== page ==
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Blood Moon

Total Lunar Eclipse, 2004. Credit: Fred Espenak

A blood moon is the first full moon after a harvest moon, which is the full moon closest to the fall equinox. Another name for a blood moon is a hunter’s moon.

Before the advent of electricity, farmers used the light of the full moons to get work done. The harvest moon was a time they could dedicate to bringing in their fall harvest. And so a month later is the blood moon, or the hunter’s moon. This was a good time for hunters to shoot migrating birds in Europe, or track prey at night to stockpile food for Winter.

A full moon occurs every 29.5 days, so a blood moon occurs about a month after the harvest moon. A blood moon is just a regular full moon. It doesn’t appear any brighter or redder than any other full moon. The distance between the Earth and the Moon can change over the course of the month. When the moon is at its closest, a full moon can appear 10% larger and 30% brighter than when it’s further away from the Earth.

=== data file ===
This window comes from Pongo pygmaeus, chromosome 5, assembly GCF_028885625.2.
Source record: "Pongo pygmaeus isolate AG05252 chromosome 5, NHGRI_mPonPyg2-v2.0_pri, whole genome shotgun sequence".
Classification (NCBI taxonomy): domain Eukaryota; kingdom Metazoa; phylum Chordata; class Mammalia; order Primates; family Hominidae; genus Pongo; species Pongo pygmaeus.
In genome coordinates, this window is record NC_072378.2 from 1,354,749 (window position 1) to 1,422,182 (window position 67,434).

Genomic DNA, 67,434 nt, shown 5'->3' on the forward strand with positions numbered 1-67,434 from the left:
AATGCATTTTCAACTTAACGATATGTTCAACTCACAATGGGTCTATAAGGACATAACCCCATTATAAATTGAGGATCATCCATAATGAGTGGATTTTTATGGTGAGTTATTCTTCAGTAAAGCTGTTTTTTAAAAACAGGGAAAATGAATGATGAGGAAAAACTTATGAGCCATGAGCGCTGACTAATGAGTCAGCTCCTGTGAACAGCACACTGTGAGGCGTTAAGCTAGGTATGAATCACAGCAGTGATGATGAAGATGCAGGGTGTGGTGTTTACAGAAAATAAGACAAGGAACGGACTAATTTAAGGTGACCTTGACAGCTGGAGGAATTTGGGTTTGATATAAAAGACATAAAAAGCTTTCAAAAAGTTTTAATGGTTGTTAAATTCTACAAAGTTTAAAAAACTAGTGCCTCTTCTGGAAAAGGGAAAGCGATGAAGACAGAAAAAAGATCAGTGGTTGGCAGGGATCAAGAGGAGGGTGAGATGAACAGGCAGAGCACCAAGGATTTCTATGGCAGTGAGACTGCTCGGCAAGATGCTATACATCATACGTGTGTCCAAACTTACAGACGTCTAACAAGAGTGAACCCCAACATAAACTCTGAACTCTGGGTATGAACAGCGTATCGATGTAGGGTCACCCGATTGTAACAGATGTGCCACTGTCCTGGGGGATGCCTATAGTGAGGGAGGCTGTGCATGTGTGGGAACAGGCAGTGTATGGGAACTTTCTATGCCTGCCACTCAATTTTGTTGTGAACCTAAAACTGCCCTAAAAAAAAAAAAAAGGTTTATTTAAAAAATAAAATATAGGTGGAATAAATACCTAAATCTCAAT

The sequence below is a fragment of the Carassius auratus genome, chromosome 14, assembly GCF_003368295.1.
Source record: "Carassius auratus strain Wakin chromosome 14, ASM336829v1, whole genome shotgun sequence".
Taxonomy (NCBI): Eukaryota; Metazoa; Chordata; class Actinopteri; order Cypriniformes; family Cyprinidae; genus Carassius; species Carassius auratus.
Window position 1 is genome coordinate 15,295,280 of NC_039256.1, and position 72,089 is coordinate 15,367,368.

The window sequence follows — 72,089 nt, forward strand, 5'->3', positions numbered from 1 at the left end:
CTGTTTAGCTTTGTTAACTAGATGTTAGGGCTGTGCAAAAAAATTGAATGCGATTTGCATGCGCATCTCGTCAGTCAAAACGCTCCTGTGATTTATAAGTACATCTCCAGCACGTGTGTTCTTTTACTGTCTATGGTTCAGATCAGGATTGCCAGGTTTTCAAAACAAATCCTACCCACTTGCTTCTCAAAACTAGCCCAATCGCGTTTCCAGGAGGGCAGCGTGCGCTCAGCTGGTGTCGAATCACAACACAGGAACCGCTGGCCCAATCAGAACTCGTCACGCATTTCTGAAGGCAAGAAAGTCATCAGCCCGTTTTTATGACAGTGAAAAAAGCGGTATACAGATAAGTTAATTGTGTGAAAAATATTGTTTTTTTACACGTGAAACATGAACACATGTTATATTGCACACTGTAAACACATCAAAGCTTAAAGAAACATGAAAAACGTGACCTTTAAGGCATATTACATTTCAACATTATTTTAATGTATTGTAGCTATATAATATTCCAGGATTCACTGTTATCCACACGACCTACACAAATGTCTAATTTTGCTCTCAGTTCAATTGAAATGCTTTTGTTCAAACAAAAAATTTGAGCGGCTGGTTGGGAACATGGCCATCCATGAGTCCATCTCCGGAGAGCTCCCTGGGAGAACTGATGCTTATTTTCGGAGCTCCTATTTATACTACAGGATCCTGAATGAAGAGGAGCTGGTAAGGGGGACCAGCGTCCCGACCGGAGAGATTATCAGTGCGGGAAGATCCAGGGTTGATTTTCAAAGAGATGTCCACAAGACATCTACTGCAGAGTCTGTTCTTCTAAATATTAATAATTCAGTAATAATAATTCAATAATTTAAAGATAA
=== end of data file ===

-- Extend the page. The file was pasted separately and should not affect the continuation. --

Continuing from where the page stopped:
A blood moon will actually turn red when it matches up with a lunar eclipse. These occur about twice a year, so blood moons match up with lunar eclipses about every 6 years or so. At the time of this writing, the next blood moon lunar eclipse will be in 2015.

We’ve written many articles about the Moon for Universe Today. Here’s an article about the discovery of water on the Moon, and here’s an article about a lava tube on the Moon.

If you’d like more info on the Moon, check out NASA’s Solar System Exploration Guide on the Moon, and here’s a link to NASA’s Lunar and Planetary Science page.

We’ve also done several episodes of Astronomy Cast about the Moon. Here’s a good one, Episode 17: Where Does the Moon Come From?

About 

Fraser Cain is the publisher of Universe Today. He's also the co-host of Astronomy Cast with Dr. Pamela Gay.

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